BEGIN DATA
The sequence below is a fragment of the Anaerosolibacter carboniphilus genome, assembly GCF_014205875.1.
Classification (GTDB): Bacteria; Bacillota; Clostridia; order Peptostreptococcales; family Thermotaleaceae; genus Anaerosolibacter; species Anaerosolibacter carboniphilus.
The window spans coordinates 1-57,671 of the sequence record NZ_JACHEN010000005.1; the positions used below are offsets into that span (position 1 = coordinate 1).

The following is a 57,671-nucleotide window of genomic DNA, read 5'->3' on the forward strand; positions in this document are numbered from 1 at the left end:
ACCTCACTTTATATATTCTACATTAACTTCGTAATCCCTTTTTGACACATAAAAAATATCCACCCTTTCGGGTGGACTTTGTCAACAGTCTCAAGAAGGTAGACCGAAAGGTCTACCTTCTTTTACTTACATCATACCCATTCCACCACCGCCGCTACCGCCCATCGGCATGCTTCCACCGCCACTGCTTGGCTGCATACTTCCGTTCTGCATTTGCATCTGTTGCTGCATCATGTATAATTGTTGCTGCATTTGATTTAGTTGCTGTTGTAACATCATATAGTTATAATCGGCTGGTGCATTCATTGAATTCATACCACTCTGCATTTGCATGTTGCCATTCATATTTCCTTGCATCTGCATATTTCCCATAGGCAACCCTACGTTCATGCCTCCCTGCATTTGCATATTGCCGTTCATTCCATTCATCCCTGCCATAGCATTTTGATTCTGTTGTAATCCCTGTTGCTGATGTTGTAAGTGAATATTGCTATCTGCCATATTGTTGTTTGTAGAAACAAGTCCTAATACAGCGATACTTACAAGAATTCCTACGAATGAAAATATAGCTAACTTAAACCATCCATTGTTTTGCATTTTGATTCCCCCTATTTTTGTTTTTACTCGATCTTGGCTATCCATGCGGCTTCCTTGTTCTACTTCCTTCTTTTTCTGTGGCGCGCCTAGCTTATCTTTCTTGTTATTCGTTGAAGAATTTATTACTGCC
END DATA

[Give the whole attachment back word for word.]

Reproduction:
The sequence below is a fragment of the Anaerosolibacter carboniphilus genome, assembly GCF_014205875.1.
Classification (GTDB): Bacteria; Bacillota; Clostridia; order Peptostreptococcales; family Thermotaleaceae; genus Anaerosolibacter; species Anaerosolibacter carboniphilus.
The window spans coordinates 1-57,671 of the sequence record NZ_JACHEN010000005.1; the positions used below are offsets into that span (position 1 = coordinate 1).

The following is a 57,671-nucleotide window of genomic DNA, read 5'->3' on the forward strand; positions in this document are numbered from 1 at the left end:
ACCTCACTTTATATATTCTACATTAACTTCGTAATCCCTTTTTGACACATAAAAAATATCCACCCTTTCGGGTGGACTTTGTCAACAGTCTCAAGAAGGTAGACCGAAAGGTCTACCTTCTTTTACTTACATCATACCCATTCCACCACCGCCGCTACCGCCCATCGGCATGCTTCCACCGCCACTGCTTGGCTGCATACTTCCGTTCTGCATTTGCATCTGTTGCTGCATCATGTATAATTGTTGCTGCATTTGATTTAGTTGCTGTTGTAACATCATATAGTTATAATCGGCTGGTGCATTCATTGAATTCATACCACTCTGCATTTGCATGTTGCCATTCATATTTCCTTGCATCTGCATATTTCCCATAGGCAACCCTACGTTCATGCCTCCCTGCATTTGCATATTGCCGTTCATTCCATTCATCCCTGCCATAGCATTTTGATTCTGTTGTAATCCCTGTTGCTGATGTTGTAAGTGAATATTGCTATCTGCCATATTGTTGTTTGTAGAAACAAGTCCTAATACAGCGATACTTACAAGAATTCCTACGAATGAAAATATAGCTAACTTAAACCATCCATTGTTTTGCATTTTGATTCCCCCTATTTTTGTTTTTACTCGATCTTGGCTATCCATGCGGCTTCCTTGTTCTACTTCCTTCTTTTTCTGTGGCGCGCCTAGCTTATCTTTCTTGTTATTCGTTGAAGAATTTATTACTGCC